Filmmaker Jessica Kingdon must be one hell of a smooth operator to have gained access to some of China’s largest factory floors. From the assembly lines to military-style training practices, uniform and all, Ascension paints an eerie picture of what “The Chinese Dream” looks like.
The documentary opens with potential employees being recruited with promises of very little; dormitory living, up to $3 an hour, and if you’re lucky, a chance to sit down while you work. This is brilliantly juxtaposed with elite business CEOs’ lavish conventions, praising their company’s work ethic, all while their gross profits scrawl across brightly lit digital scenes. They have a cult-like feel no different from any American MLM convention.
Ascension manages to have some of its most powerful moments when there is no talking whatsoever. Images of recycling plants, piles of plastic bottles, and components of almost every item we use. The film reaffirms the idea that we buy everything from China. They’re the ones producing the things we first covet and then toss out without a second thought.
The audience is a fly on the wall for this documentary. We see tailors of popular clothing labels we know all too well, their brand names ever so devilishly out of view. The camera hovers over the shoulders of workers in a custom sex doll factory. I sat in fascination at the art of creating specific fantasies for wealthy Western men. Every inch is tailored to their liking; some based upon photographs, a few of the dolls adorned with elf ears. We also see a group of butlers in training, the staff reminding them that being treated poorly is an expectation. This is a common theme. The idea that employment is a gift and that striving for excellence and wealth makes you a better member of society.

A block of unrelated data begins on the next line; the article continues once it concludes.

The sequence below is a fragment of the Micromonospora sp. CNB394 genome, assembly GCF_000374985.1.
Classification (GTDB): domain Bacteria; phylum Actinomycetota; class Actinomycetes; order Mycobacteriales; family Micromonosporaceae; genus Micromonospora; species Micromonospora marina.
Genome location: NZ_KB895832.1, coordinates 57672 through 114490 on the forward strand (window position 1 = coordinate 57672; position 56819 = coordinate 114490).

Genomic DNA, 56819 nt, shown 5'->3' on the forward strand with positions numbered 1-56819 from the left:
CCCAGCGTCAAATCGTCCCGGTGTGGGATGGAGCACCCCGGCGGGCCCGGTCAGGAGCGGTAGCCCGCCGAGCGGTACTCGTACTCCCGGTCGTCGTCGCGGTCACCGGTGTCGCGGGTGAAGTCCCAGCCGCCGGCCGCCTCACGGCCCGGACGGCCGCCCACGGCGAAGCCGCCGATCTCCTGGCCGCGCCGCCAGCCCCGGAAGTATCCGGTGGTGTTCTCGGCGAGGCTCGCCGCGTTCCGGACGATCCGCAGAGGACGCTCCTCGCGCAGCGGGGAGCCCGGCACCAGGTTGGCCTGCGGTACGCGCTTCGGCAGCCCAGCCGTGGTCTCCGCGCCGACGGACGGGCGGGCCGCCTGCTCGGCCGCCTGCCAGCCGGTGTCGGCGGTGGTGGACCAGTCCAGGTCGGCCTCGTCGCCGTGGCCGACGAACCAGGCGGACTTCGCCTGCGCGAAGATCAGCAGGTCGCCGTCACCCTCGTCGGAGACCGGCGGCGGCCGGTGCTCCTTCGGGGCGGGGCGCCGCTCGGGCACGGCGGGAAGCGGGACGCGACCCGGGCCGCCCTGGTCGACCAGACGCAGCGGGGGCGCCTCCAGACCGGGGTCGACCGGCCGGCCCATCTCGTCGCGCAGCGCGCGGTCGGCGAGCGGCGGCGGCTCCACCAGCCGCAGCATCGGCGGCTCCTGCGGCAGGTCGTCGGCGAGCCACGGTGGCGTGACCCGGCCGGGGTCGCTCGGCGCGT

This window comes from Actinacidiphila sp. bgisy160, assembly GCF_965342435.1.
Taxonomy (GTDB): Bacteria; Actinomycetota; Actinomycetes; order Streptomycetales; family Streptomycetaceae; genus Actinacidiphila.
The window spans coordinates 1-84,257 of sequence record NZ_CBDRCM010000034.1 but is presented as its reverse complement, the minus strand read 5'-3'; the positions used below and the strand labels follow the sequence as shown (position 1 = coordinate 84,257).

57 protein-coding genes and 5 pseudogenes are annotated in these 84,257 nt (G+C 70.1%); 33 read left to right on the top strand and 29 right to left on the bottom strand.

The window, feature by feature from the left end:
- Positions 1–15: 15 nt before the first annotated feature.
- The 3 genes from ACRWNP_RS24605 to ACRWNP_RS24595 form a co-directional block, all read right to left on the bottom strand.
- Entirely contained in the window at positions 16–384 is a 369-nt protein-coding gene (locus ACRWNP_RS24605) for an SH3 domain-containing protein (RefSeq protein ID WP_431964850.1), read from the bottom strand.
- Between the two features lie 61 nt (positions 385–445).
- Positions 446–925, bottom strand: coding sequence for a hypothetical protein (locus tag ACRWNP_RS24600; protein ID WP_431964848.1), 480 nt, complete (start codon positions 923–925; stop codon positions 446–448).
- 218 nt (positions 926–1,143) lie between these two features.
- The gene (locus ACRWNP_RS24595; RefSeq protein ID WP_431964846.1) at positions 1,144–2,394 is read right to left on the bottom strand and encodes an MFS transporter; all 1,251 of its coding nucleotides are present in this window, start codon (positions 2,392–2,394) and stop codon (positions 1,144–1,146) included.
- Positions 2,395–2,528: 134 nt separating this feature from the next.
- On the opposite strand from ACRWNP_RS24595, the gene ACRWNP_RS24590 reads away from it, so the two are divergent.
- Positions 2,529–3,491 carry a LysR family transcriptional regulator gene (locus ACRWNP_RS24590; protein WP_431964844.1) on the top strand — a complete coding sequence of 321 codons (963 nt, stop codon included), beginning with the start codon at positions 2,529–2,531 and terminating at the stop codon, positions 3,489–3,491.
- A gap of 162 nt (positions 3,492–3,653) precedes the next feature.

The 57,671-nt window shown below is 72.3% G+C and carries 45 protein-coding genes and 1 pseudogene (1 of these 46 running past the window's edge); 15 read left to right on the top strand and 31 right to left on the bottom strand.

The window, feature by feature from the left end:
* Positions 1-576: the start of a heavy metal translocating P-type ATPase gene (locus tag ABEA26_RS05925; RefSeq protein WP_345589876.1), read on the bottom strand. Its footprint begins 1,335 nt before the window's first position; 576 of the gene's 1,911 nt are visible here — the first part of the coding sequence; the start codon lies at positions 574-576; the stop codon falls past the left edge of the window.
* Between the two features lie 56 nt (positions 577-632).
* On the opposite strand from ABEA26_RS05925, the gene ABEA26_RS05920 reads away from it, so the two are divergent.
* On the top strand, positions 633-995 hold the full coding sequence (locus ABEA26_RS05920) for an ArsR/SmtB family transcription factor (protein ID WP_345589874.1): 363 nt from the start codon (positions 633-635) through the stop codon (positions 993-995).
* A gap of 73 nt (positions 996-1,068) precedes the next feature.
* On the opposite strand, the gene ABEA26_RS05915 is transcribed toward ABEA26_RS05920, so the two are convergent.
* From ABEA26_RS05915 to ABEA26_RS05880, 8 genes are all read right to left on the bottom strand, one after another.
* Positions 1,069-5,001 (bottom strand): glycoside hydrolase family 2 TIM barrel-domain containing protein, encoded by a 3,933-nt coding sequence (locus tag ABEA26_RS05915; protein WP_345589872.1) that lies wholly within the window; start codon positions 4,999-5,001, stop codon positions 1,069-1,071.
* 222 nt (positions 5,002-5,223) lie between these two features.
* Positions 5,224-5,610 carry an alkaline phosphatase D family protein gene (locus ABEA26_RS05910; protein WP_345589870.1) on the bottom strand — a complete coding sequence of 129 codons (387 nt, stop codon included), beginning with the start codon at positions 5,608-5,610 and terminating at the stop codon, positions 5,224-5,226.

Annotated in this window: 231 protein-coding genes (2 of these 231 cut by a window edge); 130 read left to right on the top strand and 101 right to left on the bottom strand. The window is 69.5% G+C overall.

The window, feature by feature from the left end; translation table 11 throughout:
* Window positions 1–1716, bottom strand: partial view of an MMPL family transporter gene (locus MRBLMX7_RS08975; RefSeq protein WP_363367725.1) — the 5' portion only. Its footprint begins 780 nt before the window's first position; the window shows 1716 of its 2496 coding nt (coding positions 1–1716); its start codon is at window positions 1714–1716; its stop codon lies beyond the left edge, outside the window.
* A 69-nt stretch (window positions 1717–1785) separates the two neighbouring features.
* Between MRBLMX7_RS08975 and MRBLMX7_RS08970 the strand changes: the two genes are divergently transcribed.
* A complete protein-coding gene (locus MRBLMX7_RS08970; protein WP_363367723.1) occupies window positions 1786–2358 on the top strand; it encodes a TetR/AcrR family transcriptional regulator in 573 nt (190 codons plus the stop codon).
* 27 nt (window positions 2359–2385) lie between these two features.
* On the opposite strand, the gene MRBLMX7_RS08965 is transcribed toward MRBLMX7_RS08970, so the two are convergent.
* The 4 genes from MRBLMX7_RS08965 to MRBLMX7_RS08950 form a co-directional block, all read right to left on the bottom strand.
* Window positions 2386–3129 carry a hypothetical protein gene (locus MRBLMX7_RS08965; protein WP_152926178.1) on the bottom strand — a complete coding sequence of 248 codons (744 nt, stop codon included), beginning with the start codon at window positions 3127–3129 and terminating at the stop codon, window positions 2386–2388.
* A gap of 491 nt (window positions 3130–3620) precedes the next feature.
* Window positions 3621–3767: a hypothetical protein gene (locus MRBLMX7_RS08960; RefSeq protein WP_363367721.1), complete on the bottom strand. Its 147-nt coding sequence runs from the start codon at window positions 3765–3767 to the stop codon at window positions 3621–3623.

Another film that would pair well with Ascension is American Factory, directed by Steven Bognar and Julia Reichert. Ascension will give you a clearer insight into the work and cultural dynamics of American Factory. Kingdon’s style allows us to take a step back and appreciate the wealth of the Western world. But it’s not that simple. Ascension calls out the toxicity of status. It holds a looking glass up to our country’s need for excess. It’s nothing short of captivating.